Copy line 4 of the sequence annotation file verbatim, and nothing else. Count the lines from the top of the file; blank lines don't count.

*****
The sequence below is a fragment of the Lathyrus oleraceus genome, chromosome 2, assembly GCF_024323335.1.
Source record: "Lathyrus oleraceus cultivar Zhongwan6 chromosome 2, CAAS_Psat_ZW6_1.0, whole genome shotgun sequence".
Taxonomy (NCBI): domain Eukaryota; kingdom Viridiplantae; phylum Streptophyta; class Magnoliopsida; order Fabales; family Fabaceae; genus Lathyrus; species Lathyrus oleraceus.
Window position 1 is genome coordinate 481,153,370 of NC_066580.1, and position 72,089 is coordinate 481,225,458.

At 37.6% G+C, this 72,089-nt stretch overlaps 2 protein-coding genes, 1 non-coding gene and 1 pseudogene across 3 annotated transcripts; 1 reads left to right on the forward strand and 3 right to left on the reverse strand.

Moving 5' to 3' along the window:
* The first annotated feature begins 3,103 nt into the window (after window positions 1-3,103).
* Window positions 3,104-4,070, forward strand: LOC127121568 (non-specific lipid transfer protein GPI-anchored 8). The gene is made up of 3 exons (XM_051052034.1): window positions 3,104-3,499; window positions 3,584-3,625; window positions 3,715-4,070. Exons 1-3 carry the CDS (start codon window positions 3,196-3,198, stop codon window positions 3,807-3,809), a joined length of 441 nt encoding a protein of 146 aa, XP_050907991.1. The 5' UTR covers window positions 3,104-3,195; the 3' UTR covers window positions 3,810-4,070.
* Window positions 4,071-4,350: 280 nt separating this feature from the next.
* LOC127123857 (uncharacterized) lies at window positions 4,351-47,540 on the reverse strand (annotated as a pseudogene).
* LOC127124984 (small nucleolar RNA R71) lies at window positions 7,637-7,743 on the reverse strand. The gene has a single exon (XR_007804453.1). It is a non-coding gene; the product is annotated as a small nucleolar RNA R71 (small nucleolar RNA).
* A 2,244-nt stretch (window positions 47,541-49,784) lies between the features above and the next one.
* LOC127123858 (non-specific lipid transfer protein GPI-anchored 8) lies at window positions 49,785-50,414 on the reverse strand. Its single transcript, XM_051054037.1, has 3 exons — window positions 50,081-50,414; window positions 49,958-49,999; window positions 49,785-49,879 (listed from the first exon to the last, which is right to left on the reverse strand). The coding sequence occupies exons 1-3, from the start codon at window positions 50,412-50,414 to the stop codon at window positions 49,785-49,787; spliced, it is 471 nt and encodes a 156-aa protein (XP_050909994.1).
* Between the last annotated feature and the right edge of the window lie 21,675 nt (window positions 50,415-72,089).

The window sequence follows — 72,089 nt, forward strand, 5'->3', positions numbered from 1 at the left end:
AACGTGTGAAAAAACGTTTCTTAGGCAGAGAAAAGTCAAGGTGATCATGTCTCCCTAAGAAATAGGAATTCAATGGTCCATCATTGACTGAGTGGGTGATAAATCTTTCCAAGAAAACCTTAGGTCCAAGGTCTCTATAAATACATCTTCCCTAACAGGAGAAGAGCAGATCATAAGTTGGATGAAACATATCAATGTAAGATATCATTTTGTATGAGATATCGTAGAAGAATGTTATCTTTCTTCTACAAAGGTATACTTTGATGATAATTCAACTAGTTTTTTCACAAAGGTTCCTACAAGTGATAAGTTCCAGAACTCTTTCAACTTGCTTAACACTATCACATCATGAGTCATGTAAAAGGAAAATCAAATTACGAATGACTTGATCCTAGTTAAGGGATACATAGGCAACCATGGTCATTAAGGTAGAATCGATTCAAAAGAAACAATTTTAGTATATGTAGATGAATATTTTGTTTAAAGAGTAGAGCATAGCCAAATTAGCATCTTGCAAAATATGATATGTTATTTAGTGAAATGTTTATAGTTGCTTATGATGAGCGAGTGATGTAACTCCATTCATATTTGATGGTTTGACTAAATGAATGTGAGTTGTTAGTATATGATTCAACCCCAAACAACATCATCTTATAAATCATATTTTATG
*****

Window position 1 is genome coordinate 481,153,370 of NC_066580.1, and position 72,089 is coordinate 481,225,458.